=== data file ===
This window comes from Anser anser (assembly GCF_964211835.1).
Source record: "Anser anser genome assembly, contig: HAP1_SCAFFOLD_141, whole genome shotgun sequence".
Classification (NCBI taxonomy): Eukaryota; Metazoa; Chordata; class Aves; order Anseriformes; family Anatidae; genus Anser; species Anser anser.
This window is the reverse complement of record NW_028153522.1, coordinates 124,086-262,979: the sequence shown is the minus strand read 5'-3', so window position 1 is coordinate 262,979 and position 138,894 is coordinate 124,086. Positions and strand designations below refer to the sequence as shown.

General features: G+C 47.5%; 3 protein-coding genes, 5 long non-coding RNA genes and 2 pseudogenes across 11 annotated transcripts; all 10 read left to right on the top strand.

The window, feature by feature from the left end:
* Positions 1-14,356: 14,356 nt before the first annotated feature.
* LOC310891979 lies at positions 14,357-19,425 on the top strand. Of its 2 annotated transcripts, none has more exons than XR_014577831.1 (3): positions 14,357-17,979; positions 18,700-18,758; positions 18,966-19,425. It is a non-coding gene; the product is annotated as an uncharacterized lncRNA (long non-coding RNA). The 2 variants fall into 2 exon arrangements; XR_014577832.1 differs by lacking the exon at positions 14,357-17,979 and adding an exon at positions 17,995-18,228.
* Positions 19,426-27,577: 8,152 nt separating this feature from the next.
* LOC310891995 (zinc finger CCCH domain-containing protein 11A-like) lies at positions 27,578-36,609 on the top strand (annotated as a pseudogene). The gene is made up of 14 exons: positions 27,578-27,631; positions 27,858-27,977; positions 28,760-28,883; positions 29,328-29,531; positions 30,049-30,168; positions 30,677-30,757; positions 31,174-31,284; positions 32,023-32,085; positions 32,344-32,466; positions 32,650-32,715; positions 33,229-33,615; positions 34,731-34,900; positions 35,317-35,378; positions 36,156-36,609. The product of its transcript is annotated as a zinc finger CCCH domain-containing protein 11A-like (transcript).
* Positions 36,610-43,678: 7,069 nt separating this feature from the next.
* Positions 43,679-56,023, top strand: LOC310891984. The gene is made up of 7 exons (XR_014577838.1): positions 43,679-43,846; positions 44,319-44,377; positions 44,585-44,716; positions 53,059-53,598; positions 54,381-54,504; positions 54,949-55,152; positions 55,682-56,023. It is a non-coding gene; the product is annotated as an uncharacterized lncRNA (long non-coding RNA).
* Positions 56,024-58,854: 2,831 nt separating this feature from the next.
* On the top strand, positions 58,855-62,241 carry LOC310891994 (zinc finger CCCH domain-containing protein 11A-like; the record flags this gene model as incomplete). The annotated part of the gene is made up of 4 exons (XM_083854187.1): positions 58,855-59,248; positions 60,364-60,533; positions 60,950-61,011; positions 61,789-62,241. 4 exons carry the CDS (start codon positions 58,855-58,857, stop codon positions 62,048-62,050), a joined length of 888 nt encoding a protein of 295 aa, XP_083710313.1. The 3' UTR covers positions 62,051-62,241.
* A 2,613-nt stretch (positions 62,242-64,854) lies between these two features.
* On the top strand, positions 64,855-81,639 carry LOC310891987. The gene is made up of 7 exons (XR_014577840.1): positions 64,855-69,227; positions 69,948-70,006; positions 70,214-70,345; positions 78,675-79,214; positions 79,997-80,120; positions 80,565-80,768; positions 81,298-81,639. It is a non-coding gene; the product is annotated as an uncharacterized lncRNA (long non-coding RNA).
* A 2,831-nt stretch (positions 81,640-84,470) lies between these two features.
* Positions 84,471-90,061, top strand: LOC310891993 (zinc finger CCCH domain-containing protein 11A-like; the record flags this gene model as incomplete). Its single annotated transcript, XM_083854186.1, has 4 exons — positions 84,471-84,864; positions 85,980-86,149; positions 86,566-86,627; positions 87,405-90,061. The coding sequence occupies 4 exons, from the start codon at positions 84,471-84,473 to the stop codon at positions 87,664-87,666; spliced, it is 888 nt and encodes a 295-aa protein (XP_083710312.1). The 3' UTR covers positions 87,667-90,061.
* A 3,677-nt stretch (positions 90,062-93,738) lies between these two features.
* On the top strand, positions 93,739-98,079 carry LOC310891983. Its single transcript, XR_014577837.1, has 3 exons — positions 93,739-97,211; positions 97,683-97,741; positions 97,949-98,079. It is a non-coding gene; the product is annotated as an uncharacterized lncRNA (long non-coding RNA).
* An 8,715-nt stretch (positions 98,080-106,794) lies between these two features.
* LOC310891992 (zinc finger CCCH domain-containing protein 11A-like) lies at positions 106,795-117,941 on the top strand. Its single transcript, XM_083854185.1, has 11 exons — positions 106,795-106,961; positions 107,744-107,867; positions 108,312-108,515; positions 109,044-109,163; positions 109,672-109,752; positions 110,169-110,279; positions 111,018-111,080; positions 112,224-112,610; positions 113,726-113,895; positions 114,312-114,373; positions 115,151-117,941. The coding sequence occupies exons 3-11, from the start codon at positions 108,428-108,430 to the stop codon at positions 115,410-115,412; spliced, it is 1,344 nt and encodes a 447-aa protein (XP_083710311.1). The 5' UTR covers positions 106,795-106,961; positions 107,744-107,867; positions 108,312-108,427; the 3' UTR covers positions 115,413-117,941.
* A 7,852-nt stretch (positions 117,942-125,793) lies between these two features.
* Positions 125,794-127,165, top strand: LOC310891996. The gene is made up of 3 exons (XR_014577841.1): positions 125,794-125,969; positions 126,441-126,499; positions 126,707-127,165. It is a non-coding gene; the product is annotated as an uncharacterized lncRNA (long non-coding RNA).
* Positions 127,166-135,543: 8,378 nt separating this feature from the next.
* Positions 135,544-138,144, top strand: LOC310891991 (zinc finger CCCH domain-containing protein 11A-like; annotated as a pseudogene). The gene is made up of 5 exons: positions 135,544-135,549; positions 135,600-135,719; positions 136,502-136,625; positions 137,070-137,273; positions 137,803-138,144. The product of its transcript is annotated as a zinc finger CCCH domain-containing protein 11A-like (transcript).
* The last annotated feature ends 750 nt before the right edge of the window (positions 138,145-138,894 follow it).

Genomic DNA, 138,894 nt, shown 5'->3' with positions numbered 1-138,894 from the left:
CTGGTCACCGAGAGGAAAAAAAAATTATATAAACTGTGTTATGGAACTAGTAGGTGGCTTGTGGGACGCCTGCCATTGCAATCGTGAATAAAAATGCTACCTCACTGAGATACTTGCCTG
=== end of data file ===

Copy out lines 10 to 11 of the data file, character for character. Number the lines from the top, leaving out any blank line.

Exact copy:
* LOC310891995 (zinc finger CCCH domain-containing protein 11A-like) lies at positions 27,578-36,609 on the top strand (annotated as a pseudogene). The gene is made up of 14 exons: positions 27,578-27,631; positions 27,858-27,977; positions 28,760-28,883; positions 29,328-29,531; positions 30,049-30,168; positions 30,677-30,757; positions 31,174-31,284; positions 32,023-32,085; positions 32,344-32,466; positions 32,650-32,715; positions 33,229-33,615; positions 34,731-34,900; positions 35,317-35,378; positions 36,156-36,609. The product of its transcript is annotated as a zinc finger CCCH domain-containing protein 11A-like (transcript).
* Positions 36,610-43,678: 7,069 nt separating this feature from the next.